For the depreciation item, assume the company bought an equipment costing 100,000. To simplify matter, assume that the equipment was paid for in cash when it was acquired. If the equipment has a useful life of five years, it means that it will lose 20,000 in value each year under a “straight line” method of depreciation. So the depreciation cost is 20,000 a year. In the profit & loss statement, this 20,000 would have already been deducted as an operating expense in Year 2013  when computing earnings. In reality, the 20,000 depreciation expense did not leave the company as it was a non-cash item. Why was it  so? Remember the company had already paid 100,000 upfront for the equipment? So while depreciation was a cost in Year 2013 and was deducted as an expense, there was no actual outflow. The 20,000 was  therefore treated in the cash flow statement as an addition.

Next, we look at why a decrease in accounts receivable of 30,000 in the Balance Sheet became a cash inflow of 30,000 in the cash flow statement. Accounts receivable are what others owe the company for products sold to them on credit, meaning the buyers were given a grace period to pay later. For Year 2013, accounts receivable payable fell 30,000, so there was a net flow of  30,000 into the company. This item was therefore a plus item in the cash flow statement. If this situation was in reverse, that is there was instead an increase in accounts receivable, there would then be a cash outlfow and the amount of increase will  be a minus item in the cash flow statement.

An increase in accounts payable means the company is owing others more, say for goods supplied to the company. In the example in the table, the increase in accounts payable was 30,000. That meant the company owed 30,000 more to suppliers at the end of Year 2013 than at the end of Year 2012, resulting in a cash inflow for the company and hence was a plus item in the cash flow statement. If it was the reverse, meaning there was instead  a drop in accounts payable, it would have meant money had gone out of the company and had  to be treated as a cash outflow.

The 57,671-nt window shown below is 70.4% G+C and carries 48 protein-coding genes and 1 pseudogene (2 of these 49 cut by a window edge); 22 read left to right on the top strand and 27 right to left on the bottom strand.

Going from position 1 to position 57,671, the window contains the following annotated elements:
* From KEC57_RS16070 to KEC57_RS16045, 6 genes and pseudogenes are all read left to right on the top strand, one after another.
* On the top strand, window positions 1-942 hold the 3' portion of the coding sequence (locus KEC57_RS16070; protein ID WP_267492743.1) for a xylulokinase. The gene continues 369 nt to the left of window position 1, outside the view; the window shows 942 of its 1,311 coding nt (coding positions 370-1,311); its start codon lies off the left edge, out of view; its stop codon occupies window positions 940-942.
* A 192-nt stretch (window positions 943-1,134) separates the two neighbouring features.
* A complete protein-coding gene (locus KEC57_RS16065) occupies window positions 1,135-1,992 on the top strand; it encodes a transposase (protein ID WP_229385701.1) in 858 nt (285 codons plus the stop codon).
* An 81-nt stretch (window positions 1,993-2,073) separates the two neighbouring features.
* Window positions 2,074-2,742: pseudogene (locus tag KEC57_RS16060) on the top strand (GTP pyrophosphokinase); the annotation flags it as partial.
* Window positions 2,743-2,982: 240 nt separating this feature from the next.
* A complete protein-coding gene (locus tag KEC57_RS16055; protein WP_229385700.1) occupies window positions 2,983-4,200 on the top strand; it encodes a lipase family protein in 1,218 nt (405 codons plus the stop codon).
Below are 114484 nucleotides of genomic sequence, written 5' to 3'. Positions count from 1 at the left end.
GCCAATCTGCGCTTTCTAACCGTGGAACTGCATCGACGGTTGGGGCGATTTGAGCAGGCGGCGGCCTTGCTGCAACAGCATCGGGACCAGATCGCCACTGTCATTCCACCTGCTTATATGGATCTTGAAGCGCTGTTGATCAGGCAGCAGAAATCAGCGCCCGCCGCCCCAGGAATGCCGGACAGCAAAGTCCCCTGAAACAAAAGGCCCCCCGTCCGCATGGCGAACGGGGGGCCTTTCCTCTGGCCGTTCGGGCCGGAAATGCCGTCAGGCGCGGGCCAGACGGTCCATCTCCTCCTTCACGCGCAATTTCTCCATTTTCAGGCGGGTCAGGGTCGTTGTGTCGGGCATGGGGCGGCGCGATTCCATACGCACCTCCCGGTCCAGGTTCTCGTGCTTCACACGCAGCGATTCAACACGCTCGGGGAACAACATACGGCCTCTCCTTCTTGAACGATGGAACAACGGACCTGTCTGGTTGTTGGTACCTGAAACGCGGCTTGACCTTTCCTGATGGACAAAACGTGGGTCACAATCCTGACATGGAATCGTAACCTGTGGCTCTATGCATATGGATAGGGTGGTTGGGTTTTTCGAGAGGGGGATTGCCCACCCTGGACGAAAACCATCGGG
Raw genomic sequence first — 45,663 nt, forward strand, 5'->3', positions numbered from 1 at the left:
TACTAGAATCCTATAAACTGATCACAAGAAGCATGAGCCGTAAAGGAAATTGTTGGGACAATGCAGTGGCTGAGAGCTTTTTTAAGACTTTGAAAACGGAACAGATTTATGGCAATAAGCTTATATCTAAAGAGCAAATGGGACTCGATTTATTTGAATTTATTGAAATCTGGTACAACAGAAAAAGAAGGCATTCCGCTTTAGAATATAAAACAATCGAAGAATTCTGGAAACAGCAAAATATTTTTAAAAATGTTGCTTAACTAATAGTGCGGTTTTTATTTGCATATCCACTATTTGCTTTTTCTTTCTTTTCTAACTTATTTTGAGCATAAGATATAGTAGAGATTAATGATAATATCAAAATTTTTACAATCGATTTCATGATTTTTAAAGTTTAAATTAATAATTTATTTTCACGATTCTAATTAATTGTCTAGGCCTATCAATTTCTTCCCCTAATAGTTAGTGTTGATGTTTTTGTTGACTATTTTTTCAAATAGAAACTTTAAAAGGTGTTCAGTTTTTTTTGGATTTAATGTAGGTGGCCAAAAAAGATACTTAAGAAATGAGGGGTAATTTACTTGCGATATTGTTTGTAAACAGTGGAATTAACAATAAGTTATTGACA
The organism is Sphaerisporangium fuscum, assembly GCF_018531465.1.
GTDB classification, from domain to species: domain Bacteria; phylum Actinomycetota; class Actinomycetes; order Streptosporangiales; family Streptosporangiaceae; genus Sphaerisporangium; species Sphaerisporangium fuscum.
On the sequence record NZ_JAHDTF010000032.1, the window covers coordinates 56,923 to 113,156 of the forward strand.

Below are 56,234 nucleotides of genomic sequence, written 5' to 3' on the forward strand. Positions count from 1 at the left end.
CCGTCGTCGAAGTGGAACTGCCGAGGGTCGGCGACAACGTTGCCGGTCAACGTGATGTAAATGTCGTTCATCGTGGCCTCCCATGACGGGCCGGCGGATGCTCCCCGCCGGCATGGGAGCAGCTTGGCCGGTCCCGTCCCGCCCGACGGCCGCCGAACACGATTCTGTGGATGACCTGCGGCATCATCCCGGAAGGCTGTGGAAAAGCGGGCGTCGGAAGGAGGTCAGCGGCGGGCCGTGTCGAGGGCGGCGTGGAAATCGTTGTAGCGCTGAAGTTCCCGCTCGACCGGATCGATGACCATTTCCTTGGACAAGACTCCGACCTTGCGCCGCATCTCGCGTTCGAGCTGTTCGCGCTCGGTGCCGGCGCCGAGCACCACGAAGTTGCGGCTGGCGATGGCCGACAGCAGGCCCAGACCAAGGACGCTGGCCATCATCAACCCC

The table shows an increase in taxes payable of 4,000 in Year 2013 and this was treated as a cash inflow. This came about because taxes, while accounted as an expense in the profit & loss statement of a financial year , that amount of money did not leave the company immediately.  Let’s assume that in Year 2012 the tax payable was 20,000 and in Year 2013 it was 24,000.   In Year 2013, there was a cash outflow of 20,000 being taxes for Year 2012.  But Year 2013 saw a cash inflow of 24,000 because this amount, while having been deducted in Year 2013 as an expense in the profit & loss statement, would be  be due for settlement the following year in Year 2014.